- Marriott plans to add between 230,000 and 270,000 net rooms between year-end 2022 through 2025, expanding its global portfolio to nearly 1.8 million rooms, the company shared Wednesday in a meeting with investors and analysts, outlining its growth strategy through 2025.
- Marriott — leading other major hotels like Hilton, InterContinental Hotels Group and Hyatt in market share of signed new construction rooms in the pipeline — said it’s particularly focused on rooms growth in the midscale and luxury spaces. Hotel conversion, a popular alternative to new construction for many owners and developers, is another “critical piece of the company’s overall growth strategy,” Marriott said in a statement.
- The company’s projected growth is driven by continued robust demand for international travel and demand for hotels particularly, Marriott CFO and EVP of Development Leeny Oberg said during the meeting.
Marriott’s growth strategy for the next three years includes adding a significant number of rooms to its global portfolio, including for its StudioRes extended stay brand, which launched earlier this year as the company’s first midscale brand in the U.S. and Canada.
Marriott plans to add rooms across its other international midscale brands as well, including the City Express brand, which it acquired earlier this year in the Caribbean and Latin America region, and Four Points Express by Sheraton, launched Wednesday for its Europe, Middle East and Africa region.
The hotel company also plans to add rooms in the luxury segment, which will likely see increased traveler spending in coming years, Marriott noted, as global wealth is expected to increase 38% by 2027.
Marriott currently has a 16.9% global market share of luxury hotels, leading over Hyatt (11.4%), Accor (10%) and IHG (8.8%), according to the company. Its luxury portfolio is set to grow through 2025, with 225 hotels in the pipeline. One of those hotels is the Ritz-Carlton Portland — the brand’s first hotel in the Pacific Northwest — set to open later this year, a Marriott spokesperson announced during the meeting.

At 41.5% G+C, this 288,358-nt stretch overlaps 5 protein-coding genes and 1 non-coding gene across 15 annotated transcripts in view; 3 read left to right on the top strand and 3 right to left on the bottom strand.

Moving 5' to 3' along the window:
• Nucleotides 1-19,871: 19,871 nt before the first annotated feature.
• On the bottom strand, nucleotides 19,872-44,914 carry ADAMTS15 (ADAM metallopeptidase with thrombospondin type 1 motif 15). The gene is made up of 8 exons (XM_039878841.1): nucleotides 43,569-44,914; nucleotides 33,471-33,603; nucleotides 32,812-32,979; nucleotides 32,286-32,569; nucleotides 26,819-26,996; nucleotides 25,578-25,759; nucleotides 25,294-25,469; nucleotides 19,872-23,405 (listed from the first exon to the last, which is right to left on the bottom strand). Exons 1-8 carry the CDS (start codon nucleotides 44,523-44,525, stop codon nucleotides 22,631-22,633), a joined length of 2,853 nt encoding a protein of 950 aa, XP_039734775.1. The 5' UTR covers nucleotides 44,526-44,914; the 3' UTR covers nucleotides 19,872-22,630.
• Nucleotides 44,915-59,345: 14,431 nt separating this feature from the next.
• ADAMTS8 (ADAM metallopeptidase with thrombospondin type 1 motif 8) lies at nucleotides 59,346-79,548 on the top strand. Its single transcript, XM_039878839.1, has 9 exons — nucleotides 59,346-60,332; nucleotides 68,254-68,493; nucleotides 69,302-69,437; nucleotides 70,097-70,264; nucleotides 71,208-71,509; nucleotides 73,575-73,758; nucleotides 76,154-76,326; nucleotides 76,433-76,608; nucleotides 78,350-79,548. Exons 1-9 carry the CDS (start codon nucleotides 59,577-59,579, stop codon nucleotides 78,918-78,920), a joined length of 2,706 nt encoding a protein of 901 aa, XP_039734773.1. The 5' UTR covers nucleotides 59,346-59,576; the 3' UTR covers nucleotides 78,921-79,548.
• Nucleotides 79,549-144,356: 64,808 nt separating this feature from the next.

Marriott pointed to the prioritization of experiences over goods as a driver of demand in the luxury space. The company also noted an increase in travel for events and the rise in “trips that blend business and leisure.”
In the U.S. and abroad, both leisure and business travel demand remain robust, Oberg and Marriott President and CEO Anthony Capuano both expressed during the meeting.
Business transit recovery has been slow but steady, the Marriott spokesperson said, with small- and medium-sized business outperforming well above 2019 levels. Leisure transient revenue, they added, continues to show strength but has stabilized recently as more travelers from the U.S. and Canada choose to visit overseas destinations.
Marriott’s growth outlook, while subject to change, was “built against the backdrop of the realities of the debt markets today,” Capuano said, so all projected growth is taking into account current uncertain market conditions.
Marriott’s competitors are also expanding in the luxury space. Earlier this month, Hyatt expanded its luxury lifestyle hotel pipeline by 30 properties, noting the segment’s growth is bolstered by a “current demand for authentic leisure travel experiences.”